French women rally in support of mother assaulted while breastfeeding
Women across France have flooded the internet with pictures of themselves breastfeeding in public as a virtual banner of support for a young Bordeaux mother who was slapped by a stranger for doing just that.
Under the social media hashtag #soutienamaylis (support for Maylis), hundreds of women expressed their horror at the reported assault, which took place on 19 May.
The mother in question, Maylis, said she discreetly began feeding her six-month-old son, who had become restless, while queuing in the street to pick up a parcel. Taking offence, another woman in the line told Maylis she should be ashamed, before smacking her across the face while she held her baby.
In an emotional testimony posted to the Instagram account of Doctissimo, a health news website, Maylis said nobody who witnessed the assault came to her defence, adding that an elderly lady even congratulated the woman who had slapped her.
When she filed a police complaint, Maylis said she was asked by an officer to describe the percentage of her breast that had been exposed.
“I said zero, because I was wearing a t-shirt adapted to breastfeeding and a jacket … but he kindly made me understand that it was also my fault.”
The encounter was so traumatising, Maylis added, that her milk had since dried up and her son Nino, who up until then had been exclusively breastfed, was now forced to take a bottle.
A million views
The post clocked up more than a million views and generated thousands of reactions from mothers across France eager to express their anger and indignation, and to applaud Maylis for having the courage to report the incident to police.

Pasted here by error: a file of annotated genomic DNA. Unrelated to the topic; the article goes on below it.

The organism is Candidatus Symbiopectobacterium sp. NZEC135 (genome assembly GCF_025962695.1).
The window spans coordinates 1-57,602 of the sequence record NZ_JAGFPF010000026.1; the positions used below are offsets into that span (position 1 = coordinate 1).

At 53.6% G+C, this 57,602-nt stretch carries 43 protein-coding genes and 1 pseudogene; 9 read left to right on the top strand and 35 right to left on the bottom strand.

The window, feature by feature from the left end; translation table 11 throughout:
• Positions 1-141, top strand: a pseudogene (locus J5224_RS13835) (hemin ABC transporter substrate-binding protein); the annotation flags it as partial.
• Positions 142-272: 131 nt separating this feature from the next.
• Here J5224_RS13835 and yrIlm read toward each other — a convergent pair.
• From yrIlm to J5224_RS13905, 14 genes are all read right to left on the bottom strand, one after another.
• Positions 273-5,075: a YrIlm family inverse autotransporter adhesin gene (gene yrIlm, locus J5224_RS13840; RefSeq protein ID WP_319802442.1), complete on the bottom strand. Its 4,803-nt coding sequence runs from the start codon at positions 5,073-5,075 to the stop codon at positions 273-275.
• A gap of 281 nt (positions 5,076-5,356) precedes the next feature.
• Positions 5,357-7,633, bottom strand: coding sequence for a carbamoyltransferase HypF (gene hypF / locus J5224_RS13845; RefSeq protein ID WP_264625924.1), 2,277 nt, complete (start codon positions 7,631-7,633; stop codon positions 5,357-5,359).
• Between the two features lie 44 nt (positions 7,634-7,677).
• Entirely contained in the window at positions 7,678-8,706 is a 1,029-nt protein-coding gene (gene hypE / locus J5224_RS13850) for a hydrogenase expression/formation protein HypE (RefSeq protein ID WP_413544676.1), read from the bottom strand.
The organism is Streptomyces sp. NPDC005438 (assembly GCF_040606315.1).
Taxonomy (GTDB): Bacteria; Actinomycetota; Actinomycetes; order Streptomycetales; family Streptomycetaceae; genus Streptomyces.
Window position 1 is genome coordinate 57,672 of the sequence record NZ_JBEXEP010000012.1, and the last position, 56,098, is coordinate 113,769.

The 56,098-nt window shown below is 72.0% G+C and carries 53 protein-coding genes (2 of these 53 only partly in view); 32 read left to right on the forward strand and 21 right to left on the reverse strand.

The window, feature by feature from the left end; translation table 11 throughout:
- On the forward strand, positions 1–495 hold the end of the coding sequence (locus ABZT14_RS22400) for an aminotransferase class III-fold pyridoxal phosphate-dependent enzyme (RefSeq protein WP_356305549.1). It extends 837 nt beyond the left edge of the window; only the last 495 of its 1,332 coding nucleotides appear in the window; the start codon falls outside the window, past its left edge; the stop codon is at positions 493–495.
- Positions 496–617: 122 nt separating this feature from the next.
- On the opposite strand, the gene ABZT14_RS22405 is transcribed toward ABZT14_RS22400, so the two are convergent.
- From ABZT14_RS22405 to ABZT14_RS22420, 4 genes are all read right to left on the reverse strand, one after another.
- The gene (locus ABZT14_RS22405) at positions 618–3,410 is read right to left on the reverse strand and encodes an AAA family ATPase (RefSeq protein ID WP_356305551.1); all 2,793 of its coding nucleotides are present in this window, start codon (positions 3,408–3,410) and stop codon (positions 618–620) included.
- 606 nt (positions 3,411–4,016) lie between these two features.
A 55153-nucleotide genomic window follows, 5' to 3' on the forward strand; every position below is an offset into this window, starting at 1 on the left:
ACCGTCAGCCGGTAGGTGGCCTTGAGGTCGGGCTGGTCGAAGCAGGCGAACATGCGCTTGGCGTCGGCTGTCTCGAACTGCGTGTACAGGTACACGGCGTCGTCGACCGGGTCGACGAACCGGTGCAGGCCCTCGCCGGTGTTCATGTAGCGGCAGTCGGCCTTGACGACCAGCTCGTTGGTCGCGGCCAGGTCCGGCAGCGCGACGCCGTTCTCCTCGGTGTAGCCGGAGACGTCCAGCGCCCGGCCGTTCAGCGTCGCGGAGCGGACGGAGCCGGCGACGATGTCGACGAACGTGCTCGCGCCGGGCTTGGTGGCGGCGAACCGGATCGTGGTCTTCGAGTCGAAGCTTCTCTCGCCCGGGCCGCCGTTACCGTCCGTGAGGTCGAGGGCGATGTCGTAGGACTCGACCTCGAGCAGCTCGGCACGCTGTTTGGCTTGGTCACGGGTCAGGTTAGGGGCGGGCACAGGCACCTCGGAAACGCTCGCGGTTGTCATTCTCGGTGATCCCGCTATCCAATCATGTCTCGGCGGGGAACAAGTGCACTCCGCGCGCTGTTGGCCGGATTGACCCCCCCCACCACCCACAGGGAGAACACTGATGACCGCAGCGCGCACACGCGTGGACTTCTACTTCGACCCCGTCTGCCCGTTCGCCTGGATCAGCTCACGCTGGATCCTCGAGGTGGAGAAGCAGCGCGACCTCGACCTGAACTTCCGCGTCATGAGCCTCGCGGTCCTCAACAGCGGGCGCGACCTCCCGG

“To assault a woman who is breastfeeding is to assault her baby,” said one mother, while others offered reminders that breastfeeding was a natural act and a basic human right.
Many said they were shocked the violence had been perpetuated at the hands of another woman.
"No mum gets pleasure from showing off a breast in public,” one woman wrote. “She is simply feeding her baby who doesn't know the difference between a supermarket, a train, a parcel shop or a cafe.”
An article on the website of La Leche League, an NGO that supports breastfeeding, pointed out there was no law in France banning women from breastfeeding in public.
The country has one of the world’s lowest breastfeeding rates despite World Health Organization recommendations that babies should be exclusively breastfed for six months.
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